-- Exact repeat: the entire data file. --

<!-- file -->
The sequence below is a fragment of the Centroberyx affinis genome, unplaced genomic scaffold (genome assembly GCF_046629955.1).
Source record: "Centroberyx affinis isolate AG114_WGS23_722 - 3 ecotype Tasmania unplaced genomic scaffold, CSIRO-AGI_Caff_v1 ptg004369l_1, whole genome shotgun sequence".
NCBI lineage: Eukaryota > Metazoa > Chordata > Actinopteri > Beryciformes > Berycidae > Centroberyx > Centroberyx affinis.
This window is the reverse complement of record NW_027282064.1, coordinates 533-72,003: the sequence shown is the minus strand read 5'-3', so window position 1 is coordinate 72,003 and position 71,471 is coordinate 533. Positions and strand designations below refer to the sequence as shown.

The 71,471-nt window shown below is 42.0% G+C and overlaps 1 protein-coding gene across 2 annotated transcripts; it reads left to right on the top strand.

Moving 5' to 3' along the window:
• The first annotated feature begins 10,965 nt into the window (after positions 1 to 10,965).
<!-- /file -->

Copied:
The sequence below is a fragment of the Centroberyx affinis genome, unplaced genomic scaffold (genome assembly GCF_046629955.1).
Source record: "Centroberyx affinis isolate AG114_WGS23_722 - 3 ecotype Tasmania unplaced genomic scaffold, CSIRO-AGI_Caff_v1 ptg004369l_1, whole genome shotgun sequence".
NCBI lineage: Eukaryota > Metazoa > Chordata > Actinopteri > Beryciformes > Berycidae > Centroberyx > Centroberyx affinis.
This window is the reverse complement of record NW_027282064.1, coordinates 533-72,003: the sequence shown is the minus strand read 5'-3', so window position 1 is coordinate 72,003 and position 71,471 is coordinate 533. Positions and strand designations below refer to the sequence as shown.

The 71,471-nt window shown below is 42.0% G+C and overlaps 1 protein-coding gene across 2 annotated transcripts; it reads left to right on the top strand.

Moving 5' to 3' along the window:
• The first annotated feature begins 10,965 nt into the window (after positions 1 to 10,965).